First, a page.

honeycomb

For many centuries, humans have harvested honey from bees for its sweet taste and waxy comb, a unique substance that can be used for many purposes.

What is honeycomb? Like honey, honeycomb is made by honeybees in their hives. Both substances get their start as nectar from flowers, which the honeybees transform into honey through a process of partial digestion and regurgitation (yes, honey is bee vomit). The honey can then be turned into honeycomb, which is used to store the bees’ eggs, larvae, pollen and honey.

Honeycomb is made of a series of cells that are always assembled in a horizontal, hexagonal pattern for maximum strength and volume. A natural wax, honeycomb is made up of chemical compounds of fatty acids along with long chain alcohols. Like honey, the precise taste of the honeycomb will depend on the environment and type of flowers used for nectar.

Honeycomb is formed by the female worker bees, who secrete the substance from glands on the sides of their bodies – and must have a hive temperature of 91 – 97 degrees Fahrenheit to do so. Bees must consume over eight pounds of honey to create one pound of wax for their honeycomb, and it is estimated that a bee must fly 150,000 miles (the equivalent of six times around the earth) to produce one pound of beeswax.

Harvesting honey does not require the destruction of the honeycomb, thanks to a centrifugal machine that “spins” the honey out and returns the honeycomb basically intact to the bees. This honeycomb may be filled up again and again by the bees. Although it starts out almost clear, honeycomb is darkened over time by the cocoons inside and traffic stains from the bees’ feet.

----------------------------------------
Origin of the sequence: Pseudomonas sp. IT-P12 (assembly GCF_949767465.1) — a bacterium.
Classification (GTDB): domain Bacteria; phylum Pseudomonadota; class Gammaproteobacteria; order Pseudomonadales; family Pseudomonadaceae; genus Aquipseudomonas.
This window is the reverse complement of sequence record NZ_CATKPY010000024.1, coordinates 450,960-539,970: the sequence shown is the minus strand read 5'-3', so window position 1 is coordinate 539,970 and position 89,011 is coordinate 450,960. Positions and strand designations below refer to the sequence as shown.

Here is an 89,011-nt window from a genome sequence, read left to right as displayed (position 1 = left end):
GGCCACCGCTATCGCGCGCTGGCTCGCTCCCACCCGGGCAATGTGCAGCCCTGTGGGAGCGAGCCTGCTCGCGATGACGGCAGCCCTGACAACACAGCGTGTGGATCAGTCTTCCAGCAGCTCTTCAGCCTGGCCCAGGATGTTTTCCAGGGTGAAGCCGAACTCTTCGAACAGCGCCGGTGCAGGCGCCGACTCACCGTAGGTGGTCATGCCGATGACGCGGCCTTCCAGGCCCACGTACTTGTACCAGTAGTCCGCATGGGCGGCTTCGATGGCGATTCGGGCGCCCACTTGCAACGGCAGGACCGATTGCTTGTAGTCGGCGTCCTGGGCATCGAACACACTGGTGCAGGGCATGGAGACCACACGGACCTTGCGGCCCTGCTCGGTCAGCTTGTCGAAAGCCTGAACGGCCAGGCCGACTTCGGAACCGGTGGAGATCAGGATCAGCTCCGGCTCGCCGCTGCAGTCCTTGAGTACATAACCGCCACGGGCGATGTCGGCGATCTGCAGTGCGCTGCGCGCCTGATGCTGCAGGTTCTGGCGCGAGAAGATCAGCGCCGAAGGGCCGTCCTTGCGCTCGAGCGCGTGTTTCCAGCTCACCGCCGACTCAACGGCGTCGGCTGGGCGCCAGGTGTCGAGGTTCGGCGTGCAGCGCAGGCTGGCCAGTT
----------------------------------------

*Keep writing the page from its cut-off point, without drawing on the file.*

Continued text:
Honeycomb that you see for sale at health food shops is fresh, brand new comb that has just been made by the bees and is full of honey, not cocoons. The honey is not removed from the waxy cells, and is instead sold intact as “comb honey” to be spread on bread, muffins and pastries.

Many honey enthusiasts contend that old-fashioned “comb honey” aka honeycomb is the only true unprocessed honey – a food put into its container by the animal that made it. Taken directly from the hive and usually cut by hand, honeycomb in this form preserves more of its wild flavor and nutrients. Honey in the comb is how most of our grandparents ate it, and the wax can be chewed like a natural gum, a sweet treat that’s popular with kids.

With minimal processing and maximum taste, honeycomb is a health store favorite, and finding natural comb honey is easier than ever. Spread it on your favorite breakfast toast, enjoy on its own, or free honeycomb to prevent crystallization and keep it fresh for months on end. One of nature’s most toothsome gifts, honeycomb has always been an important ingredient on human menus and will no doubt continue to sweeten our lives and our desserts.

image: wildxplorer